‘Nellyville’ producer charged in plot to kill Sweetie Pie owner’s nephew

Waiel 'Wally' Yaghnam allegedly conspired with the victim's uncle, Timothy Norman, in the murder scheme. 


A St. Louis record producer behind Nelly’s 2002 hit album “Nellyville” has been indicted in connection with the murder-for-hire plot to kill the grandson of Sweetie Pie’s owner Robbie Montgomery.

Federal prosecutors say Waiel “Wally” Yaghnam, 42, a music producer-turned insurance agent, worked with Timothy Norman, 41, Montgomery’s son, to fraudulently obtain a life insurance policy on his nephew, 21-year-old Andre Montgomery Jr., St. Louis Dispatch reports.

Yaghnam worked as Norman’s insurance agent, and faces one charge of conspiracy to commit wire and mail fraud after he allegedly made false statements on life insurance applications for Montgomery, prosecutors allege.

Read More: Sweetie Pie’s owner charged in murder for hire plot in nephew’s death

theGRIO previously reported, Norman and his alleged co-conspirator, Terica Ellis, were arrested on federal charges earlier this week over the death of Montgomery, for whom Norman obtained a $450,000 life insurance policy in 2014. The nephew was fatally shot in St. Louis two years later. Norman tried unsuccessfully to collect on the policy one week after his death.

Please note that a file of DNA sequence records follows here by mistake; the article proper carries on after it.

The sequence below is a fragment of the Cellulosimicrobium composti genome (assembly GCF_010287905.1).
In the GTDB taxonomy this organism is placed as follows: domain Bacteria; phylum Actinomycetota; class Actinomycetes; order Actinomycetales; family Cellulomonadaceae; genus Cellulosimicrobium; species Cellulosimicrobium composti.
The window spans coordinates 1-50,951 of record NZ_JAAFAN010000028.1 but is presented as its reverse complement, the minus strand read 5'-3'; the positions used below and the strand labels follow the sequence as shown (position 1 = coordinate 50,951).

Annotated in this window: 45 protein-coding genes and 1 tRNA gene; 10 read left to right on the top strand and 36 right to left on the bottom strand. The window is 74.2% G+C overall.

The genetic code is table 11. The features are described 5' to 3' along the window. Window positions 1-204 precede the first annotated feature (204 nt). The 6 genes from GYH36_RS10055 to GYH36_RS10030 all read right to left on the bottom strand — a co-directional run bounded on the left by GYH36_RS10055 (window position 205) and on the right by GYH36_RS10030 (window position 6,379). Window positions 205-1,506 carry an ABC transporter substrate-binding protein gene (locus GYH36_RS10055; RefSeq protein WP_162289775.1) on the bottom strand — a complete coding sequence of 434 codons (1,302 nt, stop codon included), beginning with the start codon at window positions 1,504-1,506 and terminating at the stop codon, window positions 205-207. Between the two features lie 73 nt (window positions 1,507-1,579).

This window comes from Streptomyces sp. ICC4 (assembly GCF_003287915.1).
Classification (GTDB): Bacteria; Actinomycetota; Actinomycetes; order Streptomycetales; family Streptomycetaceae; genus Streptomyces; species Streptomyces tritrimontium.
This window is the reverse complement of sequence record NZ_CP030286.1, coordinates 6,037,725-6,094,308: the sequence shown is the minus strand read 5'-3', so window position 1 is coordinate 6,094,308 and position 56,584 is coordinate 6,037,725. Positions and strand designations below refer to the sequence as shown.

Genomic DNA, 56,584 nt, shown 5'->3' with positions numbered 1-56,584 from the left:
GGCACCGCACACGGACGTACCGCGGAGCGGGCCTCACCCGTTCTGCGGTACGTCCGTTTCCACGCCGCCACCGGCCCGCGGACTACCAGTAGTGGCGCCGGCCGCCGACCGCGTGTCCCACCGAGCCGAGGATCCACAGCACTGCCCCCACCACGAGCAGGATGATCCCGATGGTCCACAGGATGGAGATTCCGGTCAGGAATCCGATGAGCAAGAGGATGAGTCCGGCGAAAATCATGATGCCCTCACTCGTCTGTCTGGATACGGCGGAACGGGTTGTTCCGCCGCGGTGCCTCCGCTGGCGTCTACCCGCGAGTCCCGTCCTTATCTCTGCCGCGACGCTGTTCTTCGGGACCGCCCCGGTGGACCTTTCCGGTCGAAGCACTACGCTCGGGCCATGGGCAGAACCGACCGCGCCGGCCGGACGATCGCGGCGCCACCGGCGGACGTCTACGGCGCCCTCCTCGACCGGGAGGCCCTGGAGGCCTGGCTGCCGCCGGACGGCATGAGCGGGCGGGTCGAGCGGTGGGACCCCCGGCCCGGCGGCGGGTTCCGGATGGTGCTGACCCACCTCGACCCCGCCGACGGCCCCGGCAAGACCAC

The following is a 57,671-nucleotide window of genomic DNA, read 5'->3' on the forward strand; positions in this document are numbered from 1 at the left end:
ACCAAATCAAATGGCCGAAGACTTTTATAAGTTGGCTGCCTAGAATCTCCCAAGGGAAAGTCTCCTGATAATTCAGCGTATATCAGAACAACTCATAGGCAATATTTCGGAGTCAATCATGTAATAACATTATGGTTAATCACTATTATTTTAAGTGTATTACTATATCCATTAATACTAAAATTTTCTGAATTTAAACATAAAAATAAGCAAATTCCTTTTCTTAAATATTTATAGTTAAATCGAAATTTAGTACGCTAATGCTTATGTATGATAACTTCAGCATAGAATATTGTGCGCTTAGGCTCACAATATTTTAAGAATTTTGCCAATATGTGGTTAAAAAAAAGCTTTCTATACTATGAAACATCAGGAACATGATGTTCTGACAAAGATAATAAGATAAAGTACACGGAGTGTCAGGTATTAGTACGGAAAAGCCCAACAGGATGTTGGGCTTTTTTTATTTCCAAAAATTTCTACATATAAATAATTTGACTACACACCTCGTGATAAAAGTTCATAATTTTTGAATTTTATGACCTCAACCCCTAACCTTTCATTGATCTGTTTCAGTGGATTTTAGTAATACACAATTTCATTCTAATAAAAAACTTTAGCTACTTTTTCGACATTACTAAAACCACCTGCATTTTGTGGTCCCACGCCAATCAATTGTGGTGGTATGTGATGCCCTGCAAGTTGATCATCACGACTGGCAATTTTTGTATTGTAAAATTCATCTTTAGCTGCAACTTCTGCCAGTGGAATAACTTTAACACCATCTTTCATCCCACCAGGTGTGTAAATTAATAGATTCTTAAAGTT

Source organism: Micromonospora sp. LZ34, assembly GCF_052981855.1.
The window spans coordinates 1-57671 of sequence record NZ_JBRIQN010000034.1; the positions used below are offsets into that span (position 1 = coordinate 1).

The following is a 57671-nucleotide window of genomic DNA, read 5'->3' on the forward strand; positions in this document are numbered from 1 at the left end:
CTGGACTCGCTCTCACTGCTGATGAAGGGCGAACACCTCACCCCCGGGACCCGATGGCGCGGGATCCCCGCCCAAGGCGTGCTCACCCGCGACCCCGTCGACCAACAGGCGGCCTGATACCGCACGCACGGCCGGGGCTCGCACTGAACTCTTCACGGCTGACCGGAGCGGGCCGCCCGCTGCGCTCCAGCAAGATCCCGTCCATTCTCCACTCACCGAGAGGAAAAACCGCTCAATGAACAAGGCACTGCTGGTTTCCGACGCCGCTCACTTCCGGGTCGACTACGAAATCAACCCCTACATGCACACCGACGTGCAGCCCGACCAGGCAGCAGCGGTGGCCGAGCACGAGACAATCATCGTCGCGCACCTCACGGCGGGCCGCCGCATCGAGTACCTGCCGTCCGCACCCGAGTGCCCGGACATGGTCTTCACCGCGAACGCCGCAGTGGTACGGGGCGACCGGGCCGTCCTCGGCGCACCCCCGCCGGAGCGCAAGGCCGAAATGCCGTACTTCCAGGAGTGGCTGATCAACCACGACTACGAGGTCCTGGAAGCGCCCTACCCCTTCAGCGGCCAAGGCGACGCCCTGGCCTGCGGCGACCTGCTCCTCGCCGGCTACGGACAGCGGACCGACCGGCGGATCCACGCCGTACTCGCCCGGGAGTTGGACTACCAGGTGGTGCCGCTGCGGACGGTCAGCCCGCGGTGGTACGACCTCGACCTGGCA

Norman, who starred in the OWN reality series Welcome to Sweetie Pie’s, was charged on Tuesday with conspiracy to use interstate commerce facilities in the commission of a murder-for-hire, resulting in death, according to a criminal complaint published by local TV station WLBT.

Prosecutors connected him to the shooting based on his alleged communications with Ellis.

Ellis used a prepaid cell phone “to communicate with Montgomery and learn his physical location for the purpose of luring Montgomery outside,” according to a news release obtained by The Associated Press. “Immediately after learning Montgomery’s location, Ellis placed a call to Norman.”

Authorities have not said who shot the victim, but Yaghnam is not charged in the murder.

Read More: ‘Welcome to Sweetie Pie’s’ Miss Robbie suing son Tim

As a business partner in Sweetie Pie’s, Norman’s mother sued him in 2016 for copyright infringement after he opened several restaurants outside the St. Louis market.

Both Norman and his nephew appeared on OWN’s Sweetie Pie’s, which followed the restaurant family business in Mississippi and aired for nine seasons on OWN from 2011 to 2018.

Have you subscribed to theGrio’s podcast “Dear Culture”? Download our newest episodes now!